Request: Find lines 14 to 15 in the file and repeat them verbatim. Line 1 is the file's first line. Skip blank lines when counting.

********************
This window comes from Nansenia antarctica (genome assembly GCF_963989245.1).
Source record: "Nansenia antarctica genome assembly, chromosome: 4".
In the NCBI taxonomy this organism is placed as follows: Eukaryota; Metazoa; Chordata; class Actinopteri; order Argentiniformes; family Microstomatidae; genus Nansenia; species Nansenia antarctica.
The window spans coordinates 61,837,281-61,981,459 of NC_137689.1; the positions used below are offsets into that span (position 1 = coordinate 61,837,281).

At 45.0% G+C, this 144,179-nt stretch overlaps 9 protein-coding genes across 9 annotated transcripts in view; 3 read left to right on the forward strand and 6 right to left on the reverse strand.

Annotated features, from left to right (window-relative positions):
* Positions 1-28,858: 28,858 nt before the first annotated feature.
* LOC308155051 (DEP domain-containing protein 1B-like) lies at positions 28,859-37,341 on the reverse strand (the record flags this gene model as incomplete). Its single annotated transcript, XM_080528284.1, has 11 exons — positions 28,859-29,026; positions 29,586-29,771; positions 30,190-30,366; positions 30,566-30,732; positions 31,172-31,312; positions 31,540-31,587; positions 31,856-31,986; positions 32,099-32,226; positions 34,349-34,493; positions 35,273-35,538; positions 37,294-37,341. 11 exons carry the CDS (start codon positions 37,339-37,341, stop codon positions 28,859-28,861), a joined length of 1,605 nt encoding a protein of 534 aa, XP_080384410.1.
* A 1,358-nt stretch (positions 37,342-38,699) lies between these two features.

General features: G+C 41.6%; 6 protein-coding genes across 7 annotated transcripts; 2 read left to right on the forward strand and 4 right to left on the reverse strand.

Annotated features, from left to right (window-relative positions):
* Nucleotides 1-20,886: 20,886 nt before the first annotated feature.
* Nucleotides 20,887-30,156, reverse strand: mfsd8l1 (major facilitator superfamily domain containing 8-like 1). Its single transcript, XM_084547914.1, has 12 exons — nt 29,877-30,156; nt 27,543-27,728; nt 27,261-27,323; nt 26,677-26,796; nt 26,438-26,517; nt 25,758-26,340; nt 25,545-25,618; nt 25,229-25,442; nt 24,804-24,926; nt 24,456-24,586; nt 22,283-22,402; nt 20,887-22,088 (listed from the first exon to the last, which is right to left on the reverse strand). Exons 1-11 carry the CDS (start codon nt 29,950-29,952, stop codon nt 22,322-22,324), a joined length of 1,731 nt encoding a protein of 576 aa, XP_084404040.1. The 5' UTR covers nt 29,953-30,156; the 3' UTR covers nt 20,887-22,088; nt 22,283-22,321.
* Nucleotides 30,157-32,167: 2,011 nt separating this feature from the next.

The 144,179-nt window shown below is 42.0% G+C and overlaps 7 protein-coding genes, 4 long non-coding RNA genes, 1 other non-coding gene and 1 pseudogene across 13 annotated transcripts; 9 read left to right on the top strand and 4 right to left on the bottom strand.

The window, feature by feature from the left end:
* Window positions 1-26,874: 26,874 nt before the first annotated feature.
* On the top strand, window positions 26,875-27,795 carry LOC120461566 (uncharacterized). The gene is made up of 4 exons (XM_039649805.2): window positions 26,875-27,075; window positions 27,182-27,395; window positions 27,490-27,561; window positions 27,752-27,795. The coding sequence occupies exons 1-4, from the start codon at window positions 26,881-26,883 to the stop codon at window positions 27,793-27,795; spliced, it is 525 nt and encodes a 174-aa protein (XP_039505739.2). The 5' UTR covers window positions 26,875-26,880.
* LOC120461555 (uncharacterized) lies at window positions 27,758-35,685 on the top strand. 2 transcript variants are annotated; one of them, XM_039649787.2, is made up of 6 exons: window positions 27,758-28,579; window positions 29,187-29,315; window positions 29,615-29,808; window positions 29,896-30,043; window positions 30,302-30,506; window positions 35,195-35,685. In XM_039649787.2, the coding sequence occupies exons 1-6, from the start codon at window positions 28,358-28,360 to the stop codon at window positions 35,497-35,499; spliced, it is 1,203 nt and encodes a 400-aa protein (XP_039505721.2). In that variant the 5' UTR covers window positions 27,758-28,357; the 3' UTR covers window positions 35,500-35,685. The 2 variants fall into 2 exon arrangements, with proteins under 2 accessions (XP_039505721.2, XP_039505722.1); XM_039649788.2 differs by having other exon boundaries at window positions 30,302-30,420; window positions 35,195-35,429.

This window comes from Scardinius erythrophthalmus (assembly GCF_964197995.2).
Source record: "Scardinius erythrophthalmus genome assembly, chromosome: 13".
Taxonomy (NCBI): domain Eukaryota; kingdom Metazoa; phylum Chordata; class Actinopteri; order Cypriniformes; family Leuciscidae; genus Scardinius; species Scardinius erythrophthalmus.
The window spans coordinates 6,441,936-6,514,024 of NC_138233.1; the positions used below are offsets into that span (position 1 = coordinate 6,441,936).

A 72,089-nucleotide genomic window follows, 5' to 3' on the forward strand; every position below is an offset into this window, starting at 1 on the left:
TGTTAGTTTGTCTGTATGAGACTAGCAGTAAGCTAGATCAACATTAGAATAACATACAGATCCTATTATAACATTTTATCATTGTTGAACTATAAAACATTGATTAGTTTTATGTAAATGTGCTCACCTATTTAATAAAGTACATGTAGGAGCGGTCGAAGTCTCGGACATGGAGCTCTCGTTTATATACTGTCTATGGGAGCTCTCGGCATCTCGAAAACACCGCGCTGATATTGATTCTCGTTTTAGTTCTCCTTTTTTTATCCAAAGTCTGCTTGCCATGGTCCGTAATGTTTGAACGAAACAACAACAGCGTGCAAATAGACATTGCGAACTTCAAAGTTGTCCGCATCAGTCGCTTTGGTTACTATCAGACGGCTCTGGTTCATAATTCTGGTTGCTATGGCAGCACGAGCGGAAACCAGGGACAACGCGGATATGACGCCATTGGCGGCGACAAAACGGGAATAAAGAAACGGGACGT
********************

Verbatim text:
* Nucleotides 30,157-32,167: 2,011 nt separating this feature from the next.

The 144,179-nt window shown below is 42.0% G+C and overlaps 7 protein-coding genes, 4 long non-coding RNA genes, 1 other non-coding gene and 1 pseudogene across 13 annotated transcripts; 9 read left to right on the top strand and 4 right to left on the bottom strand.